Rice and Lentils with cauliflower, broccoli and carrots, chickpeas, and pineapple.  Dried bananas for snack.

Falafel.  Dress this up with pita bread, hummus, tomatoes, potatoes, whatever your kid will eat.
Homemade veggie burger with ketchup, pears, peas, and a Newman's O.  Grapes for snack.

Seitan.  I like to make my own, but store bought works.  If this is new to you, feel free to contact me for a recipe.  This is a great mock meat that is not too processed and an easy and fast make ahead.  It works well in all forms - slices, cut up, grilled, cold, in stuff, or alone.
Veggie burger, pears, and raw carrots, mini chocolate chip cookies.  World Peas and freeze dried apples for snack.
Trail Mix. Make your own, or read the labels. You don't need oil and you don't need salt. Mix together raw nuts with dried fruit (no added sugar!), coconut meat or shreds, cocoa nibs, seeds, etc.
Vegan junky pizza, broccoli, and "big raisins".  Crackers and an apple for snack.

Junk.  Yes, we do the occasional junk.  It’s no big deal.  You’ll do it too and all of us will live.  Find your favorites and keep it in rotation occasionally.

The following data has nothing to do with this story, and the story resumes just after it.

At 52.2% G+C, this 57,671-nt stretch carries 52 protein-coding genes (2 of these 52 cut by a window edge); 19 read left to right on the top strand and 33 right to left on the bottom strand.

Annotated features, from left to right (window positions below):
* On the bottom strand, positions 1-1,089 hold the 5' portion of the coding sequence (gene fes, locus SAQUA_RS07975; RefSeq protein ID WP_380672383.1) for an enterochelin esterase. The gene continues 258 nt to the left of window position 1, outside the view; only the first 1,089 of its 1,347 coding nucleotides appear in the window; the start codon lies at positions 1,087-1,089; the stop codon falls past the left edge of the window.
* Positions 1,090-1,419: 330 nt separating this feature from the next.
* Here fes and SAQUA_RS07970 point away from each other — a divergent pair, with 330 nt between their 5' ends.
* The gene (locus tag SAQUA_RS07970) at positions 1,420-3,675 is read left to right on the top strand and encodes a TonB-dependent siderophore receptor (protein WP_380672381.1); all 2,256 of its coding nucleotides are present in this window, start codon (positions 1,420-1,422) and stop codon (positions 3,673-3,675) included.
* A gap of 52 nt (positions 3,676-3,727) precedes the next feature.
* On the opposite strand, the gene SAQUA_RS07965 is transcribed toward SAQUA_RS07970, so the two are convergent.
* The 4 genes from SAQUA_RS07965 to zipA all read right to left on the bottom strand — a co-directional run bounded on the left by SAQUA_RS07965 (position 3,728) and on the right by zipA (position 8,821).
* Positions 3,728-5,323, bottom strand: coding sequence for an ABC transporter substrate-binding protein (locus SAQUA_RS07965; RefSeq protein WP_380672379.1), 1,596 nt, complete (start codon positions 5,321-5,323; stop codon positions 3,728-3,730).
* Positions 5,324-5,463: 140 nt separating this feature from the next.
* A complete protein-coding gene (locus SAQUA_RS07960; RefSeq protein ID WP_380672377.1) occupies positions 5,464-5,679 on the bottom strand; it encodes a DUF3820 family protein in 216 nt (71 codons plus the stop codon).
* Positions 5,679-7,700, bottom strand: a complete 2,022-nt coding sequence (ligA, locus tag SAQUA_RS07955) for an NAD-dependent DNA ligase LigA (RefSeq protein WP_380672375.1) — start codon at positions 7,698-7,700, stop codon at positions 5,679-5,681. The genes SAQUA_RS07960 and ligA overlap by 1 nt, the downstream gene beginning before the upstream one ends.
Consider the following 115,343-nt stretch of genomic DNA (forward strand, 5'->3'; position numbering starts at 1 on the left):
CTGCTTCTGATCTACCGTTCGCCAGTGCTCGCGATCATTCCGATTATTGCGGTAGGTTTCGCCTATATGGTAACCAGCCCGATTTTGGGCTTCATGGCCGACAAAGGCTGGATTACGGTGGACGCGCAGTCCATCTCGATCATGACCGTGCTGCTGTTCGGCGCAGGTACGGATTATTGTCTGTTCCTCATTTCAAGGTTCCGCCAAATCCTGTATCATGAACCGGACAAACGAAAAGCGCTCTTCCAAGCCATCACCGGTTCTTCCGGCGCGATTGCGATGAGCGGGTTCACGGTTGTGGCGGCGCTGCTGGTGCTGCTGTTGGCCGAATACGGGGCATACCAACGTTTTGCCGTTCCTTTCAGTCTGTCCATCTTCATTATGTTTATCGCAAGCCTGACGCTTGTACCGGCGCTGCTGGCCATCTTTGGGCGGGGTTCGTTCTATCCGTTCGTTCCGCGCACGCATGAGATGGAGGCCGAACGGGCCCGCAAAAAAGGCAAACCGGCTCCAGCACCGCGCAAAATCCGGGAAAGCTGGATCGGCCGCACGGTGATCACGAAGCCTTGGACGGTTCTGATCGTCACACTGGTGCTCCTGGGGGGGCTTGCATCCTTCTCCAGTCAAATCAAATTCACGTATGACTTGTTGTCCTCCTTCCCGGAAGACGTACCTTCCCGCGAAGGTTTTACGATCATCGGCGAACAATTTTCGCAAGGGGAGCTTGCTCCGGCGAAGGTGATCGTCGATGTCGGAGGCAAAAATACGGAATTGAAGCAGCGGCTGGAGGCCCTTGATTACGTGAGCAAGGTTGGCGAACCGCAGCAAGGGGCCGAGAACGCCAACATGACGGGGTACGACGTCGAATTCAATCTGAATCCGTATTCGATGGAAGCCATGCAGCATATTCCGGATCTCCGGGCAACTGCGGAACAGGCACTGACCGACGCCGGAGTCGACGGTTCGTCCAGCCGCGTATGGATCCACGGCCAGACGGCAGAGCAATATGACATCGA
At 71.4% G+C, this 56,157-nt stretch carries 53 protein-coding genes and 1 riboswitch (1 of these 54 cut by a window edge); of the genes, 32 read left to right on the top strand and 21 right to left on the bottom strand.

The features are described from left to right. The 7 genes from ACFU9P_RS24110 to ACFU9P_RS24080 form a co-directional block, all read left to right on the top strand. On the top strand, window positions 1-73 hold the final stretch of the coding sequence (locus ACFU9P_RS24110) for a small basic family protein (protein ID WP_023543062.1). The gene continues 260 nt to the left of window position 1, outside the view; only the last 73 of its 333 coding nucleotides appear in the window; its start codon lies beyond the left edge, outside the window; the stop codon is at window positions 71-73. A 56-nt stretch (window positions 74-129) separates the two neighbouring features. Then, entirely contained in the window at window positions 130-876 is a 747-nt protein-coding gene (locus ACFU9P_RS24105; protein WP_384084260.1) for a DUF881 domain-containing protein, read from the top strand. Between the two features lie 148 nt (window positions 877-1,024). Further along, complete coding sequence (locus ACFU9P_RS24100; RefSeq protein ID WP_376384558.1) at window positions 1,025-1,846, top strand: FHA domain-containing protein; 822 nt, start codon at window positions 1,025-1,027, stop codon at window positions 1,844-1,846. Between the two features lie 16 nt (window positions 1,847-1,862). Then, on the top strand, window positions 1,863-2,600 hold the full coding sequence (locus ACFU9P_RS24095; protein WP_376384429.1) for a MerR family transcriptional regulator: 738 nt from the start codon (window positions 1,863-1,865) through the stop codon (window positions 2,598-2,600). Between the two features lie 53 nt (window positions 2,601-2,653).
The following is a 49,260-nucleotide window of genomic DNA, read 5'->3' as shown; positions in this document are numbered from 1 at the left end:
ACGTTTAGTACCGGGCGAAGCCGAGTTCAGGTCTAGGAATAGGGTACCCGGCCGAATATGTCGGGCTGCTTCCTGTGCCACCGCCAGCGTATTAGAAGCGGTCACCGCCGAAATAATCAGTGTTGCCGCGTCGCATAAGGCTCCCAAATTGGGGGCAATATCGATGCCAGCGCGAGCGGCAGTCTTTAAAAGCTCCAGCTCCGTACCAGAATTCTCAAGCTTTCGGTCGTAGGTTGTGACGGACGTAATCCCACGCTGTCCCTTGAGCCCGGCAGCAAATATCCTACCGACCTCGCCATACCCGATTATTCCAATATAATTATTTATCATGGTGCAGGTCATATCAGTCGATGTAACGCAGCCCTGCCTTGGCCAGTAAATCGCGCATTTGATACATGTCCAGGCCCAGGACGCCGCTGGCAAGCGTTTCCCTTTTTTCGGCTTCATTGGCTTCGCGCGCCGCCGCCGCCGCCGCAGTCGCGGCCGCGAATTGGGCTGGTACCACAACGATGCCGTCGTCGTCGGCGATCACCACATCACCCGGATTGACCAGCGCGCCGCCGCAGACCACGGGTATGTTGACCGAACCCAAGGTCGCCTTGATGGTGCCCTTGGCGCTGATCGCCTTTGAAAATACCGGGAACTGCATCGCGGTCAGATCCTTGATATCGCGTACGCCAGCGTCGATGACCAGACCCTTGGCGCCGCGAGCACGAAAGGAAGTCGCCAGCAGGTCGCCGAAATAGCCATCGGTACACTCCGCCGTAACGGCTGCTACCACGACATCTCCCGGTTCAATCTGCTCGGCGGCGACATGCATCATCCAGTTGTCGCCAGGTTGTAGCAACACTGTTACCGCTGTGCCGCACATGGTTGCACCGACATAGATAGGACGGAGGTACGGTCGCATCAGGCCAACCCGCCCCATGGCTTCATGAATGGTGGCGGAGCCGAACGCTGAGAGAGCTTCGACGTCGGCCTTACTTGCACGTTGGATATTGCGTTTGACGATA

There are a few other things I’ve learned over the years of lunchboxing.  Some of my own golden nuggets taken from here, there, and my own experience.  Take the time to notice what works for you too.

Golden Nuggets:

  • Frozen veggies, grains, and anything are wonderful time savers.
  • Don’t be afraid of leftovers.
  • Always have a plethora of fruit.
  • Seasonings can be helpful.  My kids love Taco Tuesday from FlavorGod.  A good alternative to salt.
  • Keep a well stocked snack bin of items you feel good about.
  • Not hitting all the nutritional marks all the time is ok. Variety is key.
  • Use those apples, bananas, and avocados to teach your kids about oxidation (hint: it’s OK).
  • Prep food ahead and freeze it in individual portions.
  • Your kid is getting plenty of protein.  Promise.*

Finally, you are the parent.  You are in charge of the nutrition you provide for your kiddos’ growing bodies.  Make the best choices you can, when you can.  You’ve got this in the bag.

*Stay tuned for a follow up post on protein and why you think it’s so important.